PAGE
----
Carbamylation describes a nonenzymatic posttranslational protein modification mediated by cyanate, a dissociation product of urea. When kidney function declines and urea accumulates, the burden of carbamylation naturally increases. Free amino acids may protect proteins from carbamylation, and protein carbamylation has been shown to increase in uremic patients with amino acid deficiencies. Carbamylation reactions are capable of altering the structure and functional properties of certain proteins and have been implicated directly in the underlying mechanisms of various disease conditions. A broad range of studies has demonstrated how the irreversible binding of urea-derived cyanate to proteins in the human body causes inappropriate cellular responses leading to adverse outcomes such as accelerated atherosclerosis and inflammation. Given carbamylation's relationship to urea and the evidence that it contributes to disease pathogenesis, measurements of carbamylated proteins may serve as useful quantitative biomarkers of time-averaged urea concentrations while also offering risk assessment in patients with kidney disease. Moreover, the link between carbamylated proteins and disease pathophysiology creates an enticing therapeutic target for reducing the rate of carbamylation. This article reviews the biochemistry of the carbamylation reaction, its role in specific diseases, and the potential diagnostic and therapeutic implications of these findings based on recent advances.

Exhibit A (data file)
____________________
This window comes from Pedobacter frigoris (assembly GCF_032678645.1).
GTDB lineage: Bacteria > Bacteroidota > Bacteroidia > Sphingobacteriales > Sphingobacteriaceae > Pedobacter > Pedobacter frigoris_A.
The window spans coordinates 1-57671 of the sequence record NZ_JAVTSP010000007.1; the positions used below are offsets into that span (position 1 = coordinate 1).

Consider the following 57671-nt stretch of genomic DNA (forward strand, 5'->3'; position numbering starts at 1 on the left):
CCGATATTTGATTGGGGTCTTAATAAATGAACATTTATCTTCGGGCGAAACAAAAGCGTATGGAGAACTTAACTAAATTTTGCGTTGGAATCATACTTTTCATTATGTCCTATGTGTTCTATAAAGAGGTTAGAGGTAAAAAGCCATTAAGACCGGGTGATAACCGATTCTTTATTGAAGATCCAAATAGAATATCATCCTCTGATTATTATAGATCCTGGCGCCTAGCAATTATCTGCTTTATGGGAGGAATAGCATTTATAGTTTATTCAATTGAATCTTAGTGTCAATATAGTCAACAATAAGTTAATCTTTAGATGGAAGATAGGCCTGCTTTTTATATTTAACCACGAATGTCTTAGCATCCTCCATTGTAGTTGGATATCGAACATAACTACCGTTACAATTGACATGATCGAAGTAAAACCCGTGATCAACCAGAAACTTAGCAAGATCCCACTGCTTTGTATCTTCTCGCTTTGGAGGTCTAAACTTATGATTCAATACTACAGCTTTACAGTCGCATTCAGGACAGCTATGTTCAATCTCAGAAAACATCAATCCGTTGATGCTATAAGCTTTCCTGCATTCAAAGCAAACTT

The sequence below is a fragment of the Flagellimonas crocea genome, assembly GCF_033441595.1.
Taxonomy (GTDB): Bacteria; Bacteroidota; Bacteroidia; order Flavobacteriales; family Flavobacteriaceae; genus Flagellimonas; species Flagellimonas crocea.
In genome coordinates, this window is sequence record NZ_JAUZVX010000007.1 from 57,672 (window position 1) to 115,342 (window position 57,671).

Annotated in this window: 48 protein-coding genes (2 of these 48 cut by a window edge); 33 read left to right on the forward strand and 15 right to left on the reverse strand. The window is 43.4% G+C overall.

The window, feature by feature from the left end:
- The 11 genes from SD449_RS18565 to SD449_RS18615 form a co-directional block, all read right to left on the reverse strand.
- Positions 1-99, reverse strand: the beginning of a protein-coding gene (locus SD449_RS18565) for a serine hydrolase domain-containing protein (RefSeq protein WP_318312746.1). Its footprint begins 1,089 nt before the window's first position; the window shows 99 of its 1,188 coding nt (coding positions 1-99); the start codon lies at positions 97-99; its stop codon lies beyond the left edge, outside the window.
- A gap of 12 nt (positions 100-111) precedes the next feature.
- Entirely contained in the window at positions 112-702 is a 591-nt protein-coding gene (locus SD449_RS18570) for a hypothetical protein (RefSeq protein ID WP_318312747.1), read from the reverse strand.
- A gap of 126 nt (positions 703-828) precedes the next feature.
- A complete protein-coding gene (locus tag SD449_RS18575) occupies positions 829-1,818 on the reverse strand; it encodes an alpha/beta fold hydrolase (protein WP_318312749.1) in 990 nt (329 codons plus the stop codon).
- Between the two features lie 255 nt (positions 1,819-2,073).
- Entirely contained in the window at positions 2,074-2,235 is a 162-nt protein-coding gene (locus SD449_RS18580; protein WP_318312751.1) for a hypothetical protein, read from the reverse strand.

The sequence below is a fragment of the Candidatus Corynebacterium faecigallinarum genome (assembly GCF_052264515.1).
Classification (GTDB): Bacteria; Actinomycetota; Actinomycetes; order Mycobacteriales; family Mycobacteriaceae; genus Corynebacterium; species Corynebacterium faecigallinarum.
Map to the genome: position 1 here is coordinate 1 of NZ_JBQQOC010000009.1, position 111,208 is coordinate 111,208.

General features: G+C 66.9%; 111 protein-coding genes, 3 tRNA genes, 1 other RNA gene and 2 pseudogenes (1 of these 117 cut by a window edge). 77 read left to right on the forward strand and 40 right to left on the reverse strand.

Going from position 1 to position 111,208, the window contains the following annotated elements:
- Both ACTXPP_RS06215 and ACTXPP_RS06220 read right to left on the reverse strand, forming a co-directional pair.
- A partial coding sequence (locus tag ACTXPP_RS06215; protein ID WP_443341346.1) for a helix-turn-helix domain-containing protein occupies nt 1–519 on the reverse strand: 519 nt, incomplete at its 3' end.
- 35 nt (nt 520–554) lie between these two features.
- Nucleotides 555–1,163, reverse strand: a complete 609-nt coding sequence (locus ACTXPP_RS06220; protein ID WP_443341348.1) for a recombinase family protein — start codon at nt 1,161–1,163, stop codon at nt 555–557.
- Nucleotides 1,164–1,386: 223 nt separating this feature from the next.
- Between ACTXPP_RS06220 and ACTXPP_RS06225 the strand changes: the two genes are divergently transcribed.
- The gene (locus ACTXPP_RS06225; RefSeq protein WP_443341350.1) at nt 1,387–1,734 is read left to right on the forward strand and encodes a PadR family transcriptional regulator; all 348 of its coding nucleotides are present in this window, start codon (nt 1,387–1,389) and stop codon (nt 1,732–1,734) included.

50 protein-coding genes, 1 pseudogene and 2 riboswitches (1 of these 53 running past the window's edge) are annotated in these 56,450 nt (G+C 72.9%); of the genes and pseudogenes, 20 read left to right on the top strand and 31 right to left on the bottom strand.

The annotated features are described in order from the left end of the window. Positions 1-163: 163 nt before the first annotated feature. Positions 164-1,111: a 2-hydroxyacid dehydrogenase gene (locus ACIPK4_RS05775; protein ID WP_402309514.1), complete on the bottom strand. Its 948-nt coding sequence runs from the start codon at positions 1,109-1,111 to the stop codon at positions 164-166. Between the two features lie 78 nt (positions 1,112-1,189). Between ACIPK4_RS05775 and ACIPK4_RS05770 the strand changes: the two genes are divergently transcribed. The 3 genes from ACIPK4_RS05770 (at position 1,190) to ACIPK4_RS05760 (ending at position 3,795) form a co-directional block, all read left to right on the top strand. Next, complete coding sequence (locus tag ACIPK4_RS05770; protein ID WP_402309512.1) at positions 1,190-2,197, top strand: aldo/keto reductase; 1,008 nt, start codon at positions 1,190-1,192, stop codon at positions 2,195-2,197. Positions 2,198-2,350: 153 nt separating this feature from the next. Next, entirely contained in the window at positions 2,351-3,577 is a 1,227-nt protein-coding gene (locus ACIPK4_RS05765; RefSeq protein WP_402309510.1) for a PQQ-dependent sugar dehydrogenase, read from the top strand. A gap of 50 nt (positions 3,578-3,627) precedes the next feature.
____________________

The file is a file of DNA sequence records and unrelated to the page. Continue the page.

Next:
Keywords: Carbamylation; carbamoylation; chronic kidney disease (CKD); cyanate; end-stage renal disease (ESRD); inflammation; pathophysiology; posttranslational protein modification (PTM); urea; uremia.
Copyright © 2014 National Kidney Foundation, Inc. Published by Elsevier Inc. All rights reserved.